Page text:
Verse-by-Verse Bible Commentary

Numbers 11:34

So the name of that place was called Kibroth-hattaavah, because there they buried the people who had been greedy.
New American Standard Version

Bible Study Resources

Concordances:
Nave's Topical Bible - Judgments;   Kibroth-Hattaavah;   Prayer;   Worldliness;   Thompson Chain Reference - Kibroth-Hattaavah;   Torrey's Topical Textbook - Desert, Journey of Israel through the;   Gluttony;  
Dictionaries:
American Tract Society Bible Dictionary - Kibroth-Hattaavah;   Manna;   Charles Buck Theological Dictionary - Discontent;   Easton Bible Dictionary - Kibroth-Hattaavah;   Murmuring;   Fausset Bible Dictionary - Kibroth Hattaavah;   Wilderness of the Wanderings;   Holman Bible Dictionary - Kibroth-Hattaavah;   Lust;   Wanderings in the Wilderness;   Hastings' Dictionary of the Bible - Kibroth-Hattaavah;   Moses;   Numbers, Book of;   Morrish Bible Dictionary - Kibrothhattaavah ;   Wanderings of the Israelites;   The Hawker's Poor Man's Concordance And Dictionary - Kibroth-hattaavah;   Quails;   People's Dictionary of the Bible - Journeyings of israel from egypt to canaan;   Watson's Biblical & Theological Dictionary - Elders;   Government of the Hebrews;   Kibroth Hataavah;  
Encyclopedias:
Condensed Biblical Cyclopedia - On to Canaan;   International Standard Bible Encyclopedia - Kibroth-Hattaavah;   Lust;   The Jewish Encyclopedia - Kibroth-Hattaavah;   Vegetarianism;  

Adam Clarke Commentary

Kibroth-hattaavah - The graves of lust; and thus their scandalous crime was perpetuated by the name of the place.

1. St. Jude speaks of persons who were murmurers and complainers, walking after their own lusts, Judges 1:16, and seems to have this people particularly in view, whom the sacred text calls μεμψιμοιροι, complainers of their lot. They could never be satisfied; even God himself could not please them, because they were ever preferring their own wisdom to his. God will save us in his own way, or not at all; because that way, being the plan of infinite wisdom, it is impossible that we can be saved in any other. How often have we professed to pray, "Thy will be done!" And how seldom, very seldom, have our hearts and lips corresponded! How careful should we be in all our prayers to ask nothing but what is perfectly consistent with the will of God! Many times our prayers and desires are such that, were they answered, our ruin would be inevitable. "Thy will be done!" is the greatest of all prayers; and he who would pray safely and successfully, must at least have the spirit of these words in all his petitions. The Israelites asked flesh when they should not have asked for it; God yields to their murmuring, and the death of multitudes of these murmurers was the consequence! We hear of such punishments, and yet walk in the same way, presuming on God's mercy, while we continue to provoke his justice. Let us settle it in our minds as an indisputable truth, that God is better acquainted with our wants than we are ourselves; that he knows infinitely better what we need; and that he is ever more ready to hear than we are to pray, and is wont to give more than we can desire or deserve.

2. In no case has God at any time withheld from his meanest followers any of the spiritual or temporal mercies they needed. Were he to call us to travel through a wilderness, he would send us bread from heaven, or cause the wilderness to smile and blossom as the rose. How strange is it that we will neither believe that God has worked, or will work, unless we see him working!

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Bibliographical Information
Clarke, Adam. "Commentary on Numbers 11:34". "The Adam Clarke Commentary". https://www.studylight.org/commentaries/acc/numbers-11.html. 1832.

John Gill's Exposition of the Whole Bible

And he called the name of that place Kibrothhattaavah,.... That is, Moses called it so, or it was called by the children of Israel, and by others in later times, by this name, which signifies "the graves of lust"; dug by lust, or which lust was the cause and occasion of, and where those that indulged it were buried, as follows:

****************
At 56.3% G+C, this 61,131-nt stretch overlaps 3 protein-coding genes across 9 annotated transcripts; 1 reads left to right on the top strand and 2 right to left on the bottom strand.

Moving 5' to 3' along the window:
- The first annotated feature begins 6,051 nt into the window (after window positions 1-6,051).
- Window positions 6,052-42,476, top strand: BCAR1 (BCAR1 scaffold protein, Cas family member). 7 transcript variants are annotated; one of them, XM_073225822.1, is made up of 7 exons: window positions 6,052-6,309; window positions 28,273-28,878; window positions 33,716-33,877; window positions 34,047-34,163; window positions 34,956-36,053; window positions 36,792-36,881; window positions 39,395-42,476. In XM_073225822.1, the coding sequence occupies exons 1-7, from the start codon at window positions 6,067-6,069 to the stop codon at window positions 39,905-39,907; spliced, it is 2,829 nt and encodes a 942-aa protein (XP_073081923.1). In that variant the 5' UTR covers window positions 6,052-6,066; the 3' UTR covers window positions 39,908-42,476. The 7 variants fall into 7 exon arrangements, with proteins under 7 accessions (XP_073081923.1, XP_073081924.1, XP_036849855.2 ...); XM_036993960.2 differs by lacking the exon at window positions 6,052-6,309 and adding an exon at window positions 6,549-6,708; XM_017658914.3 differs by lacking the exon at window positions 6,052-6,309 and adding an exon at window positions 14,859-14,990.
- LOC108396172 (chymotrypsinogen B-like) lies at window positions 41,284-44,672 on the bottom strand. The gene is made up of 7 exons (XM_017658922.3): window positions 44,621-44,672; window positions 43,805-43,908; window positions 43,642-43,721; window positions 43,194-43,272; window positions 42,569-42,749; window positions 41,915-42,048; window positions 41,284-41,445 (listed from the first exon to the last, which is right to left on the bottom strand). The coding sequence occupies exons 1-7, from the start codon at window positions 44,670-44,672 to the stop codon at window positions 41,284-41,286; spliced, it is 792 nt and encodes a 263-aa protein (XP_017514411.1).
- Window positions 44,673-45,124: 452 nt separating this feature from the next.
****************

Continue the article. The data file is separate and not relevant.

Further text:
because there they buried the people that lusted; not all that lusted, for the lusting was pretty general; but all that died through their gluttony and intemperance, and the judgment of God on them; or who were the most inordinate in their lust, and encouraged others in it, and were the ringleaders in the murmur and mutiny.

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The New John Gill's Exposition of the Entire Bible Modernised and adapted for the computer by Larry Pierce of Online Bible. All Rights Reserved, Larry Pierce, Winterbourne, Ontario.
A printed copy of this work can be ordered from: The Baptist Standard Bearer, 1 Iron Oaks Dr, Paris, AR, 72855
Bibliographical Information
Gill, John. "Commentary on Numbers 11:34". "The New John Gill Exposition of the Entire Bible". https://www.studylight.org/commentaries/geb/numbers-11.html. 1999.

Commentary Critical and Explanatory on the Whole Bible

called the name of that place Kibrothhattaavah — literally, “The graves of lust,” or “Those that lusted”; so that the name of the place proves that the mortality was confined to those who had indulged inordinately.

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These files are a derivative of an electronic edition prepared from text scanned by Woodside Bible Fellowship.
This expanded edition of the Jameison-Faussett-Brown Commentary is in the public domain and may be freely used and distributed.
Bibliographical Information
Jamieson, Robert, D.D.; Fausset, A. R.; Brown, David. "Commentary on Numbers 11:34". "Commentary Critical and Explanatory on the Whole Bible". https://www.studylight.org/commentaries/jfb/numbers-11.html. 1871-8.

Keil & Delitzsch Old Testament Commentary

From this judgment the place of encampment received the name Kibroth-hattaavah, i.e., graves of greediness, because there the people found their graves while giving vent to their greedy desires.

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The Keil & Delitzsch Old Testament Commentary is a derivative of a public domain electronic edition.
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Keil, Carl Friedrich & Delitzsch, Franz. "Commentary on Numbers 11:34". https://www.studylight.org/commentaries/kdo/numbers-11.html. 1854-1889.

Hawker's Poor Man's Commentary

Kibroth Hattaavah means the graves of lust, 1 Corinthians 10:6.

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Hawker, Robert, D.D. "Commentary on Numbers 11:34". "Hawker's Poor Man's Commentary". https://www.studylight.org/commentaries/pmc/numbers-11.html. 1828.

Wesley's Explanatory Notes

And he called the name of that place Kibrothhattaavah: because there they buried the people that lusted.

Kibroth-hattaavah — Heb. the graves of lust, that is, of the men that lusted, as it here follows. And it notes that the plague did not seize upon all that eat of the quails, for then all had been destroyed, but only upon those who were inordinate both in the desire and use of them.